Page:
Generative Adversarial Networks (GANs) are constantly improving year over the year. In October 2021, NVIDIA presented a new model, StyleGAN3, that outperforms StyleGAN2 with its hierarchical refinement. The new model resolves “sticking issues” of StyleGAN2 and learns to mimic camera motion. Moreover, StyleGAN3 promises to improve the models for video and animation generation. That’s impressive progress, compared to 2014 when GANs entered the picture with low-resolution images. We are also witnessing applications beyond simple images generation. They include but are not limited to: medical products, training data, scientific simulation development, improvements for augmented reality (AR) experience, and speech enhancement and generation. Let’s delve into the most impressive applications we’ve got so far! Lots of articles illustrate the GANs abilities when it comes to image generation and editing. You’ve probably read about functions like face aging, text-to-image translation, frontal face view or pose generation, and so on. As a starter, we recommend 18 Impressive Applications of Generative Adversarial Networks (GANs) and Best Resources for Getting Started With GANs by Jason Brownlee. In this article, we’d like to delve into the latest applications of GANs in real life to go deeper. Labeling medical datasets is expensive and time-consuming, but it seems like GANs have something to offer. Since GANs predominantly belong to the data augmentation techniques, we'd like to dwell on the latest updates in healthcare. Data augmentation is about GANs helping computer vision professionals struggling with class imbalance, leading to biased models while training datasets. Data augmentation, ensured by GANs, helps fight overfitting and the inability to generalize novel examples. So this is how GANs are increasing performance for underrepresented classes of chest X-ray classification, as per the research of Sundaram et al. in 2021. They proved that GANs-based data augmentation is more efficient than standard data augmentation. Meanwhile, researchers point out that GAN data augmentation was most effective when applied to small, significantly imbalanced datasets. Also, it has a limited impact on large datasets. Also, researchers from the University of New Hampshire, in the US, demonstrated that GANs-based data augmentation is beneficial for neuroimaging. Functional near-infrared spectroscopy (fNIRS) belongs to the neuroimaging techniques for mapping the functioning human cortex. By the way, fNIRS applies to brain-computer interfaces, so a large amount of new data for deep learning classification training is crucial. Conditional Generative Adversarial Networks (CGAN), combined with a CNN classifier, led to the 96.67% task classification accuracy, as per the research of Sajila D. Wickramaratne and Shaad Mahmud in 2021. Researchers from the University of California, Berkeley and Glidewell Dental Labs presented one of the first real applications for medical product development. With the help of generative models, dental crowns can be designed to reach the same morphology quality as dental experts do. It takes years of training to develop synthetic crowns for a professional in the dental industry. Thus, it paves the way for the mass customization of products in the healthcare industry. At the same time, GANs come as a good fit for super-resolution medical imaging like low dose Computer Tomography (CT), low field magnetic resonance imaging (MRI). GANs-based method, proposed in 2020, Medical Images SR using Generative Adversarial Networks (MedSRGAN) increase radiologists' efficiency. Thus, it helps to increase the quality of scans and avoid harmful effects this procedure may bring. Automatic speech recognition (ASR) is one of the areas of our expertise. Speech enhancement GANs (SEGAN) apply to the noisy inputs to refine them and make a qualitative output. This function is crucial for people with speech impairments, for example. Thus, GANs could enhance their quality of life. Recently, Huy Phan et al. proposed using “multiple generators that are chained to perform a multi-stage enhancement.” As researchers state, new models, ISEGAN and DSEGAN, are performing better than SEGAN. GANs also come in handy for augmented reality (AR) scenes with creative generation capabilities. For example, recent use cases include completing environmental maps with lightning, reflections, and shadows. Thus, ARShadowGAN, presented in 2020 by Daquan Liu et al., generates shadows of the virtual objects in single light scenes. This technology bridges the real-world environment and the virtual object’s shadow without 3D geometric details or any explicit estimation of illumination: When it comes to advertising, the phrase “time is money” means a lot. One of our use cases implied automated advertising images generation at scale. For example, it costs time and money for a designer to resize images for marketing campaigns from socials to Amazon platforms. However, Super-Resolution Using a Generative Adversarial Network (SRGAN) for single image super-resolution can deal with it. As a result, using SRGAN, it’s possible to resize qualitative images without any human interaction with design. “What could be better than data for a data scientist? More data!” This joke became a real application thanks to GANs. As any neural network-based model is hungry for training data, generative models that could create labeled training data on demand could become a game-changer. For instance, Zhenghao Fei et al. (University of California, Davis) demonstrated how semantically constrained GAN (CycleGAN plus task constrained network) can eliminate the labor-, cost-, and time-consuming process of data labeling. Thus, it ensures more data-efficient and generalizable fruit detection. Simply put, semantically constrained GAN can generate realistic day and night images of grapevine from 3D rendering images and retain grape position and size simultaneously. Labeled data generation could be beneficial in the NLP domain — supporting the research of low resource languages. For instance, Sangramsing Kayte used GANs for text-to-speech translation of low-resource languages of the Indian subcontinent. Recent research shows that ML models can leak sensitive information provided by the training samples. For example, the paper This Person (Probably) Exists. Identity Membership Attacks Against GAN Generated (2021) illustrates that many images of faces produced by GANs strongly resemble the real faces taken from the training data. Researchers propose differential privacy that could help networks learn the data distribution while securing the training data’s privacy. GANs demonstrated impressive progress, compared to 2014, when introduced first by Ian Goodfellow. Despite still being in its infancy, we are already witnessing how GANs improve the design of medical products, automate image editing for advertising, and merge with AR technology. At the same time, the privacy of data generated remains topical, and differential privacy is one of the techniques to consider.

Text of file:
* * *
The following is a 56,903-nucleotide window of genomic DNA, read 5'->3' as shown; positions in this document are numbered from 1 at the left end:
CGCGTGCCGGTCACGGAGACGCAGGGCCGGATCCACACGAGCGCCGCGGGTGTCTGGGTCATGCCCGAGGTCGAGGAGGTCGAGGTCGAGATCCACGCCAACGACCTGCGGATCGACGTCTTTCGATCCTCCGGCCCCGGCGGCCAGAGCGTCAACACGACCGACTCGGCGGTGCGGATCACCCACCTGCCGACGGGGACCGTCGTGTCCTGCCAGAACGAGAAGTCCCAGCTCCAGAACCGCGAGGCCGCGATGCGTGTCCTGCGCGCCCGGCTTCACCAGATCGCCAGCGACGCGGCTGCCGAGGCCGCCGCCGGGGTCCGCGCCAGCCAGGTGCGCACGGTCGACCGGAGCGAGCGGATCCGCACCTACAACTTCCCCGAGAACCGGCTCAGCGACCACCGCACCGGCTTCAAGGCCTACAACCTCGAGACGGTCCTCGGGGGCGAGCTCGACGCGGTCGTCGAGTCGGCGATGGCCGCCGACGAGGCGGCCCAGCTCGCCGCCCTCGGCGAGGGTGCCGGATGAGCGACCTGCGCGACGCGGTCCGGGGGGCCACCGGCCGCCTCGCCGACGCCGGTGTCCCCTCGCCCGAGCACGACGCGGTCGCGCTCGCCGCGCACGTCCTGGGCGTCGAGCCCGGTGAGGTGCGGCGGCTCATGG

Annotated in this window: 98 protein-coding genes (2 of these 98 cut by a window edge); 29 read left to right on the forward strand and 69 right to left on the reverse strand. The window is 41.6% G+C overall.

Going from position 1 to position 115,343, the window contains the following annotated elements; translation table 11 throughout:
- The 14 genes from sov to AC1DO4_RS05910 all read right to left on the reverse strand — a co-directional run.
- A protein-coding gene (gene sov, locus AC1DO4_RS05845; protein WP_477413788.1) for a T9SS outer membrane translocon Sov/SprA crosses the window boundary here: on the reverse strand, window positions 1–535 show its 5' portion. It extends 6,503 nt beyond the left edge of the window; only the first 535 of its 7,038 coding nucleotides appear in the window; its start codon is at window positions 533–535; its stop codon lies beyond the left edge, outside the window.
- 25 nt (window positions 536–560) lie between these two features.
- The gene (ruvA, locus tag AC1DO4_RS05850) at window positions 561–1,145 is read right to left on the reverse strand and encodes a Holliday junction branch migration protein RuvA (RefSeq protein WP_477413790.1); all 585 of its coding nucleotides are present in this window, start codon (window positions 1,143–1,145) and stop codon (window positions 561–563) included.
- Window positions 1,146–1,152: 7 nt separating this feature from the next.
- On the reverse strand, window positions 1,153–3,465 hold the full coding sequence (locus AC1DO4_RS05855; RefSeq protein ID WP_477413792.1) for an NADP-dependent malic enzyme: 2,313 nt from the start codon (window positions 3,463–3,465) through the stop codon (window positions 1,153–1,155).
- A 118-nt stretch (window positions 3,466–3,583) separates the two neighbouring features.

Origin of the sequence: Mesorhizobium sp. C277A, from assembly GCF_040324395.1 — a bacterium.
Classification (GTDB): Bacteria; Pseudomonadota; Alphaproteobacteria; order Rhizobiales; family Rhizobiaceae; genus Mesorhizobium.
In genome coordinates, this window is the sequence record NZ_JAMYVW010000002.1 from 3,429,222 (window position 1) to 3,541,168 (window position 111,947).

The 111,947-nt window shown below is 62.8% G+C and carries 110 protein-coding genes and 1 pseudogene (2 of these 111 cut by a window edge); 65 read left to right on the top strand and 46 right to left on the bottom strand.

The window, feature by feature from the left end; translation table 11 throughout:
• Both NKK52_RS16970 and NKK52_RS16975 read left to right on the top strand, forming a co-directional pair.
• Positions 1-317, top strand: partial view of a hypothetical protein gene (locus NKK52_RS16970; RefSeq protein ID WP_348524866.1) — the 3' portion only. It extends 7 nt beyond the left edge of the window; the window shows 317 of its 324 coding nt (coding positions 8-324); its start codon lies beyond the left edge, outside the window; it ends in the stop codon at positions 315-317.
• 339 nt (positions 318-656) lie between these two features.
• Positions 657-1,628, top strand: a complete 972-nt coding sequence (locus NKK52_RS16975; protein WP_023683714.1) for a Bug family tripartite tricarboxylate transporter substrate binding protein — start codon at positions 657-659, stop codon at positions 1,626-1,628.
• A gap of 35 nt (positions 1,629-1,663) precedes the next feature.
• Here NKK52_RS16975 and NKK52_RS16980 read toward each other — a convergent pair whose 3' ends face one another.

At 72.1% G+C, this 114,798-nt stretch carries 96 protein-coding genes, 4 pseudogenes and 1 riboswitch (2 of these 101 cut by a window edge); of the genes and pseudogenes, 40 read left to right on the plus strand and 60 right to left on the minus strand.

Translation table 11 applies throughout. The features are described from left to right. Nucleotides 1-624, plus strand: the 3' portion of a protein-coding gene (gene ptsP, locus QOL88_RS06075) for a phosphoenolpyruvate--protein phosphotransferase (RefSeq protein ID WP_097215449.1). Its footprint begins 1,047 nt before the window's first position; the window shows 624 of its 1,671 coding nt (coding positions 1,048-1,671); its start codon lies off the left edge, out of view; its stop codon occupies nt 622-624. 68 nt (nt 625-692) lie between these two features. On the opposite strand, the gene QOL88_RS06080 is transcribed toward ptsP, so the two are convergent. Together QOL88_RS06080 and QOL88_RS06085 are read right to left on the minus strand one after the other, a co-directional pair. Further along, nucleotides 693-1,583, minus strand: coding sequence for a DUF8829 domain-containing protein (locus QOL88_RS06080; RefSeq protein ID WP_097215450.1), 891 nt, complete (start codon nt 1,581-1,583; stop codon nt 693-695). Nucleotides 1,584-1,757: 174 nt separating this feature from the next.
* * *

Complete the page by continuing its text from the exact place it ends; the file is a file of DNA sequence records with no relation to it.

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SCIFORCE IS NOW THE EUROPEAN HEALTH DATA AND EVIDENCE NETWORK (EHDEN) CERTIFIED PARTNERSciForce is now the European Health Data and Evidence Network (EHDEN) certified partner

We are pleased to announce that SciForce is now the first and only enterprise in Ukraine that became the certified partner of the European Health Data and Evidence Network (EHDEN). Thus, we contribute to the wider Observational Health Data Sciences and Informatics (OHDSI) initiative to take advantage of large-scale health data analytics. This step brings us into the community of 47 European SMEs delivering their expertise in health data, data standardization, and interoperability. Read on for details. EHDEN, with support from the EU’s Horizon 2020 program and the European Federation of Pharmaceutical Industries and Associations (EFPIA), aims to take advantage of so-called Big Health Data. In the case of the EHDEN, this data may include any information related to patients in Europe, facilitating research, supporting the conduct of healthcare researches, or managing any payment or HR data. As the official website states, EHDEN was launched “to support patients, clinicians, payers, regulators, governments, and the industry in understanding wellbeing, disease, treatments, outcomes, and new therapeutics and devices.” Starting from August 2020, EHDEN certifies the European SMEs on standardizing health data to the Observational Medical Outcomes Partnership (OMOP) common data model (CDM) and setting needed technical ecosystem. At the moment, EHDEN built a community of 47 enterprises taking their part in this initiative. Before joining the community of certified SMEs to cooperate with the European data partners, our professionals took pieces of training within the EHDEN Academy, grasping the technical ecosystem and work standards. See the scheme of the training process, aimed to become the certified Data Partner: Thus, within the EHDEN, we now can provide services related to the ecosystem OHDSI Software and Tools, Technical infrastructure services, OHDSI Training, OMOP CDM ETL, OMOP Standardized Vocabularies. Speaking about healthcare expertise, we are not limiting our capabilities to observational research, data mapping, and ETL only. Our healthcare professionals also focus on prediction, digitizing, telehealth services, and impaired speech recognition. Finally, we are excited to share our expertise with our European partners, moving medical science forward.